Optical biopsy tool successfully identifies cancerous pancreatic cysts

Liz Meszaros, MDLinx | May 18, 2017

A new endoscopic procedure—light-scattering spectroscopy (LSS)—has 95% accuracy in the detection of benign and potentially cancerous cysts to better identify early pancreatic cancers, and can do so in real-time, according to researchers who have published their findings in a recent issue of the journal Nature Biomedical Engineering.

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Light-scattering spectroscopy in detection of pancreatic cancers

Doctors advance an endoscope fitted with the LSS probe from the mouth to the first part of the small intestine. They then extend an LSS optical probe tip from the endoscope, illuminating the tissue. The tool also allows the doctor to puncture the cyst and perform fine-needle aspiration for biopsy collection. Source: Center for Advanced Biomedical Imaging and Photonics, Beth Israel Deaconess Medical Center, Harvard University.

Of all major cancers, pancreatic cancer has the lowest survival rate, due in part, to the inability to detect it at early stages. Pancreatic cysts form in 1 in 50 adults, and roughly 20% of all pancreatic cancers develop from cysts. CT scans and MRI imaging can detect them, but provide only limited information. Fine-needle aspiration (FNA) is currently the optimal method for distinguishing benign cysts from potentially malignant ones, but this diagnostic has only a 58% accuracy.

“Unfortunately, patients with untreated malignant cysts have a median survival of just 3 months. Thus, there is an urgent need for the development of a new diagnostic method to accurately identify pancreatic cysts that need surgical intervention,” said senior author Lev T. Perelman, PhD, professor, Harvard University, and director of the Center for Advanced Biomedical Imaging and Photonics, at Beth Israel Deaconess Medical Center, Boston, MA.

LSS is comprised of an optical spectroscopic technique and fiber-optic probe that bounces light off targeted tissues to detect structural changes within it, and is compatible with clinical ultrasound-guided FNA.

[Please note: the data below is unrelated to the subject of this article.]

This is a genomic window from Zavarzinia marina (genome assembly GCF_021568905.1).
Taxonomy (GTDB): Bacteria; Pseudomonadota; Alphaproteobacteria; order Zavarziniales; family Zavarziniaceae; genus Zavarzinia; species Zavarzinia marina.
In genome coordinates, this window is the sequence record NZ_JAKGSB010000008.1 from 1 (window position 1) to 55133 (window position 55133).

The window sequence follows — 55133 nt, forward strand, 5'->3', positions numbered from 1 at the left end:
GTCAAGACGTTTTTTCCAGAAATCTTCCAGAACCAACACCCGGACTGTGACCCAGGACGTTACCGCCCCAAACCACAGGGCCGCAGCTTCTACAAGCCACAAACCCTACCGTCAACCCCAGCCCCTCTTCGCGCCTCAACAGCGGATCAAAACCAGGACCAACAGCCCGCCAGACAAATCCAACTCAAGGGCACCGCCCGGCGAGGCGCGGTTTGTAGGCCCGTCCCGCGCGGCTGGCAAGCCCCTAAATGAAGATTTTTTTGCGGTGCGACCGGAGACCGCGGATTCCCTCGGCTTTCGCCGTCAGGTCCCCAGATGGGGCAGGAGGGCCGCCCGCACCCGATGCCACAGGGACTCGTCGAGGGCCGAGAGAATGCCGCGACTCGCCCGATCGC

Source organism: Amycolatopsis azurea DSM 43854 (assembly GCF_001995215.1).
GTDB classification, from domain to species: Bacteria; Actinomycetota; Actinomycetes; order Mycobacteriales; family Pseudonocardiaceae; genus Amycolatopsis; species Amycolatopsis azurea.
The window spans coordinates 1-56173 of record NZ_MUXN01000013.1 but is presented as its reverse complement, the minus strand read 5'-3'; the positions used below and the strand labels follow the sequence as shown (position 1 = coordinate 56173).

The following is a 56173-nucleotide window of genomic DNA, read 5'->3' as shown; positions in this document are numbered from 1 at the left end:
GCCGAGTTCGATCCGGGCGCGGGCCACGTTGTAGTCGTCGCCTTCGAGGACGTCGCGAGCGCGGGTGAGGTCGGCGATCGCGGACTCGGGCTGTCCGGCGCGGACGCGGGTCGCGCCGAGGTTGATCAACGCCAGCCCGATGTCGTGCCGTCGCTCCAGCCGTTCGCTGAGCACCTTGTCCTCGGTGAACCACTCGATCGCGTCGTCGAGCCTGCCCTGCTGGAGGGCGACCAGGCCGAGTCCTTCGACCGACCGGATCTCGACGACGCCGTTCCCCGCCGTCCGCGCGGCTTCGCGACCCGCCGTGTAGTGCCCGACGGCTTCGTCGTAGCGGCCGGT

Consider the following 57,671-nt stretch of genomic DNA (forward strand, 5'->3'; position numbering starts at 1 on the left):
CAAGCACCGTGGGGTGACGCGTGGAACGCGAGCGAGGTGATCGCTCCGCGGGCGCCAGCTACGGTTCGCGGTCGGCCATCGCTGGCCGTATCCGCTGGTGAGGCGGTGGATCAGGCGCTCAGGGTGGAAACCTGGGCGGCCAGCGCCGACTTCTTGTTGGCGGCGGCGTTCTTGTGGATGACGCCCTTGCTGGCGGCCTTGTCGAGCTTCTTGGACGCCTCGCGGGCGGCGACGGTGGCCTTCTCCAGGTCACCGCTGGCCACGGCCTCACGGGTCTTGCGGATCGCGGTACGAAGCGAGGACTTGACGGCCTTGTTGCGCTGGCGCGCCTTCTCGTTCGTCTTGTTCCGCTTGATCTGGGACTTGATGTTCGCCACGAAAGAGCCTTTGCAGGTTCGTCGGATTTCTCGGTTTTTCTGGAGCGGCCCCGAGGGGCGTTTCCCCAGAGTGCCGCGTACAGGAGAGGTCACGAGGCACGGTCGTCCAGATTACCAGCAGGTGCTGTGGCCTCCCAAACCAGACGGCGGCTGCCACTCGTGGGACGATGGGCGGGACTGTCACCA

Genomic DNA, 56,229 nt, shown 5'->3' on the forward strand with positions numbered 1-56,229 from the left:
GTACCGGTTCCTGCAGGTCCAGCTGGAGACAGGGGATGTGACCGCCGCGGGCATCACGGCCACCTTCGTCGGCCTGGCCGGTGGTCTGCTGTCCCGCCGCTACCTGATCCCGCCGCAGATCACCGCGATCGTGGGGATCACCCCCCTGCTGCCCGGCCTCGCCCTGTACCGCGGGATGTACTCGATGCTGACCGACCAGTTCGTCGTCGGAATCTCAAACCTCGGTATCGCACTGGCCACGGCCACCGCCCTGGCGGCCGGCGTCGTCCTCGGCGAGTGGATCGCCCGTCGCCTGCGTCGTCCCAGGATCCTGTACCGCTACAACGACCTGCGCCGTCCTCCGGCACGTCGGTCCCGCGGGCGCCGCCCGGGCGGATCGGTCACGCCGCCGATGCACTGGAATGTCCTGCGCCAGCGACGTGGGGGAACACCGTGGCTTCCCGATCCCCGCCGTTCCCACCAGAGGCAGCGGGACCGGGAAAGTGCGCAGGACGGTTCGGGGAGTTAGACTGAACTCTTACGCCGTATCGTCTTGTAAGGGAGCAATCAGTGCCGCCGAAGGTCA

Dr. Perelman and fellow researchers tested the accuracy of the LSS tool via analysis of reflected spectra from 13 cysts obtained from recent surgeries. In each cyst, data from LSS measurements agreed with data from microscopic exams of tissue samples in identifying benign versus malignant tissue.

These researchers then tested an LSS probe technique that was performed with the endoscopic ultrasound-guided FNA system. The aspiration needle was fitted with a retractable LSS fiber optic probe, and they used this to make diagnoses in 14 patients with pancreatic cysts undergoing standard FNA.

The cyst tissue was illuminated with white light, and researchers collected multiple readings of the reflected light in seconds. The LSS probe correctly identified the 9 patients whose cysts had been diagnosed as either cancerous or benign. The accuracy of their results in the remaining five cases will be assessed once post-operative tissue becomes available.

“Currently, it can take days to learn the results of the FNA cytological and biochemical evaluation,” said Dr. Perelman.

The LSS tool allows for real-time optical biopsy. Researchers plan additional development and testing of the LSS probe, and hope to develop the capability of LSS scanning of the entire internal surface of cysts.

“This rapid and inexpensive tool augments the current endoscopic technology in identifying benign pancreatic cysts and those with malignant potential at an early stage,” said Behrouz Shabestari, PhD, director of the NIBIB Program in Optical Imaging and Spectroscopy. “The method is highly accurate and offers great promise that may help doctors make critical surgical decisions.”

This work was funded in part by the National Institutes of Health through grants from NIBIB (EB003473) and the National Cancer Institute (CA205431).

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